Friday, June 12, 2015

Better than a Swiss army knife: A Swiss email account, and it is free

Note: If you believe anybody except you and the receiver should be able to read the contents of email or other electronic communications at will, please skip the body of this post. Either read the very last paragraph or go straight to say

Email providers with some degree of privacy have been around for much longer than average users know.

One of the first was Canadian based Hushmail. Which you do not want to use for anything except sending birthday greetings to your grandmother if we believe this WIRED article.
Since this happened ages ago, you may have never heard of it.

Another one that you may have heard of is Lavabit, also known as Edward Snowden's email provider. Founded in 2004, Lavabit functioned quietly for many years but having been Snowden's email provider turned out to be really bad.

The resident bytepusher at the K-Landnews long relished in comparing the steps needed to encrypt documents and email to the early years of cars:
This encryption business is like having to start cars with a hand crank in the old days, and you needed to carry oil and tools or - even better - have some mechanics training to travel safely.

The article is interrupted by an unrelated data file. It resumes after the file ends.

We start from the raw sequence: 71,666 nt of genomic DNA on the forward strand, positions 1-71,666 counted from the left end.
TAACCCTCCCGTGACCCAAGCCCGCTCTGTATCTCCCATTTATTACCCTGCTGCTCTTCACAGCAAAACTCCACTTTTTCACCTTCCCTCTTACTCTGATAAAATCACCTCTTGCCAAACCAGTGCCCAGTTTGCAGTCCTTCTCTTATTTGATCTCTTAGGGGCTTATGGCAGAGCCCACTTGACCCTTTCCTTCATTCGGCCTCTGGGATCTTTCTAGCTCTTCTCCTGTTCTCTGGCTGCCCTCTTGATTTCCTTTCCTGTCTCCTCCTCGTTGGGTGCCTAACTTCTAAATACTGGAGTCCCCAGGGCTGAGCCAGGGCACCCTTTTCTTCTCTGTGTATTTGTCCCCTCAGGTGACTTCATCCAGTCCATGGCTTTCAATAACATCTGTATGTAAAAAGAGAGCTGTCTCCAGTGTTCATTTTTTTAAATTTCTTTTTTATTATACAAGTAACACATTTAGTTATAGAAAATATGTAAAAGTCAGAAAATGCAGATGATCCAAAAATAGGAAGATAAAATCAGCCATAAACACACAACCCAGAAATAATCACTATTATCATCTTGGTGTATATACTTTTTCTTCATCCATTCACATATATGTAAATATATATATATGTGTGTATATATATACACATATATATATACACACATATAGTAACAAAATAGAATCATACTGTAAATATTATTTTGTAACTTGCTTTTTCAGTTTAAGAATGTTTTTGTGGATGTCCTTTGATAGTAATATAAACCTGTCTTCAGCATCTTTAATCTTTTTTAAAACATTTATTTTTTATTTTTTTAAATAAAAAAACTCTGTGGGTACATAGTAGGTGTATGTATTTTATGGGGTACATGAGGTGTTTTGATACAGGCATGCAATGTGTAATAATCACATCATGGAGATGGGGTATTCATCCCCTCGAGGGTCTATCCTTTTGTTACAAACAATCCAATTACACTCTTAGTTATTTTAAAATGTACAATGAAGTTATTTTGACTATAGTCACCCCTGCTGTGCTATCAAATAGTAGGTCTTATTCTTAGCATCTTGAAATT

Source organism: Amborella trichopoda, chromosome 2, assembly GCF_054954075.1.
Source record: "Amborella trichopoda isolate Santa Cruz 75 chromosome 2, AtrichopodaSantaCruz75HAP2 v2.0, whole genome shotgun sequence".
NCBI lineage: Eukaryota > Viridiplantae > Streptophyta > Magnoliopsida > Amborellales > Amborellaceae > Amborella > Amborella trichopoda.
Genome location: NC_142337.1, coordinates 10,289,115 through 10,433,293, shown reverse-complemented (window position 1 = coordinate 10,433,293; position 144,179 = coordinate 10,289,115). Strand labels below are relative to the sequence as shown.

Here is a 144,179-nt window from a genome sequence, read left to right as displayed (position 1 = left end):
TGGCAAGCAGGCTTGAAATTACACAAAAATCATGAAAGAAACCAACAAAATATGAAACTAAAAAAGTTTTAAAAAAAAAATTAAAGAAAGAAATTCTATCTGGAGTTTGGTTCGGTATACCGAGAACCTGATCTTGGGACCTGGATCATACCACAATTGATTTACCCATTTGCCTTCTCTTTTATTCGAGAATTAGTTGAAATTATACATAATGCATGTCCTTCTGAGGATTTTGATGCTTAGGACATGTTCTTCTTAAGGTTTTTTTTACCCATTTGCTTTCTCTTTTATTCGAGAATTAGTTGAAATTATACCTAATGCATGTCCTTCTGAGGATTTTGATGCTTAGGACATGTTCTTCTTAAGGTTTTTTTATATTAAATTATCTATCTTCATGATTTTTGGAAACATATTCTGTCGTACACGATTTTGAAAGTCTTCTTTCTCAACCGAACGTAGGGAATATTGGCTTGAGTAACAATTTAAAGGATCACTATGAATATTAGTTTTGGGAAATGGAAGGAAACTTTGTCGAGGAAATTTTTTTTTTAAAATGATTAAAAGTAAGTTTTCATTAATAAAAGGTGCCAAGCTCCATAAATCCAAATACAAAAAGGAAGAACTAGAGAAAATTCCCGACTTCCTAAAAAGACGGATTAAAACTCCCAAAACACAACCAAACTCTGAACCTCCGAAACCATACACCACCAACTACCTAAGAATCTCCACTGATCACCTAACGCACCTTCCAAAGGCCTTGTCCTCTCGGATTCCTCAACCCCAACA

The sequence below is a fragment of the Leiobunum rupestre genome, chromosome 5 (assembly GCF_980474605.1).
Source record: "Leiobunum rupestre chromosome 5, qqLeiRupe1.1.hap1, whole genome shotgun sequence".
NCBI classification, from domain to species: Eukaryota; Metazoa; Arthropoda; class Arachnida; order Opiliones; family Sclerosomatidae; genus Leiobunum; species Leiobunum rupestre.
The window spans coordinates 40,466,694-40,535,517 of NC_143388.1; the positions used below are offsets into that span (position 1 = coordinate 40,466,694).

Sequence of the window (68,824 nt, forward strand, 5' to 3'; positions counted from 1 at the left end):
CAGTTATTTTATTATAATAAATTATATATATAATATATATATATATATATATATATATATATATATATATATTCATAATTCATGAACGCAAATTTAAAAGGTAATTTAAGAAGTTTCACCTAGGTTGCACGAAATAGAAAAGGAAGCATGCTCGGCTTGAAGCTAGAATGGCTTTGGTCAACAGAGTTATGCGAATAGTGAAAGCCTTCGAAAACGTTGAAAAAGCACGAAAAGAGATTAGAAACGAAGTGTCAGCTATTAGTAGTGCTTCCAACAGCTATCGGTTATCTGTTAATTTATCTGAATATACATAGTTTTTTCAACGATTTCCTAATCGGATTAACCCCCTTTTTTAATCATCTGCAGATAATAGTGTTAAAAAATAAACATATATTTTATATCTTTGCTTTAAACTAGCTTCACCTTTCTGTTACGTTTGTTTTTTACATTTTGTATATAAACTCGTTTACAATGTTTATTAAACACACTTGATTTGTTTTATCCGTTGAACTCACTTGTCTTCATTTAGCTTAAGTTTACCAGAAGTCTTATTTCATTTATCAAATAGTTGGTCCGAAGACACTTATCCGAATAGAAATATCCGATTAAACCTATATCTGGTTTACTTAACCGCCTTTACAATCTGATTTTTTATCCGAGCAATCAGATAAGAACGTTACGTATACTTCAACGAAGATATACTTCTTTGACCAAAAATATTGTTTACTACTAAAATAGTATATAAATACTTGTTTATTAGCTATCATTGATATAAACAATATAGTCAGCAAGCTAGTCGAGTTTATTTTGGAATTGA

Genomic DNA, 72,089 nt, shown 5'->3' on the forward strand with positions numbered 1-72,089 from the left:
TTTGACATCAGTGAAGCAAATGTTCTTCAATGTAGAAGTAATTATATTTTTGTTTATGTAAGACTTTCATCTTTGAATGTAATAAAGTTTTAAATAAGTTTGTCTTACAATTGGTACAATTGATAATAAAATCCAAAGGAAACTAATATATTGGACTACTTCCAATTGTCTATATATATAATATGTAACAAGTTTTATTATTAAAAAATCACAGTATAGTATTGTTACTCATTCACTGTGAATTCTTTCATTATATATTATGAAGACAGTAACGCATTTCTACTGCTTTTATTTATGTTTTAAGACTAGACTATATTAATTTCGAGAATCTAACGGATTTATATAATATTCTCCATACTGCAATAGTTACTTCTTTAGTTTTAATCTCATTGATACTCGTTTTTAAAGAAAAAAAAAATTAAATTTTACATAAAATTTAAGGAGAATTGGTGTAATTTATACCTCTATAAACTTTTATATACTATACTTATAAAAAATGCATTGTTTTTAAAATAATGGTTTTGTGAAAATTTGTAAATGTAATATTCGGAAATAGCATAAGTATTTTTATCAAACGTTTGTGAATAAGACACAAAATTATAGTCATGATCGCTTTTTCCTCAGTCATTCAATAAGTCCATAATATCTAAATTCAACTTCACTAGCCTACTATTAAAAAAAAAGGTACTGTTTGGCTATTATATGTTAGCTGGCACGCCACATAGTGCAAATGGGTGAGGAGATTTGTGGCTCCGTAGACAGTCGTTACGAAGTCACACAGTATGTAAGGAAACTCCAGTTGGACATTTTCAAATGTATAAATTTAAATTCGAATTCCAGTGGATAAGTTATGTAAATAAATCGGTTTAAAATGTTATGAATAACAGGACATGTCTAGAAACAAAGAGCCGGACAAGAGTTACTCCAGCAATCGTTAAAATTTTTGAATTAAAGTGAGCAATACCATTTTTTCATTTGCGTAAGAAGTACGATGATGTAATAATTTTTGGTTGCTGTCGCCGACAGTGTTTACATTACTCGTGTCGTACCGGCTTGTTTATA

While some hard core security folks will tell people to not use email at all, others had a more realistic view and tackled email content privacy in a healthy way.

That's the team of Your outgoing email is encrypted before it leaves your browser. Incoming mail is decrypted once it has reached your browser. They don't store connection information on their servers, and you don't need to provide a verified email address for signup.

Right now, an invite is needed to obtain a Protonmail account. You can ask for an invite on their web site, and you will have to provide an email address to receive their "your account is ready" notification.

We still think crypto parties are a good idea but maybe there can be a little bit more emphasis on party.

In case you did not notice, our contact email address has changed to

Came for the Note?
The supposed dangers of encryption are a red herring. Please read up on the relevance of metadata.

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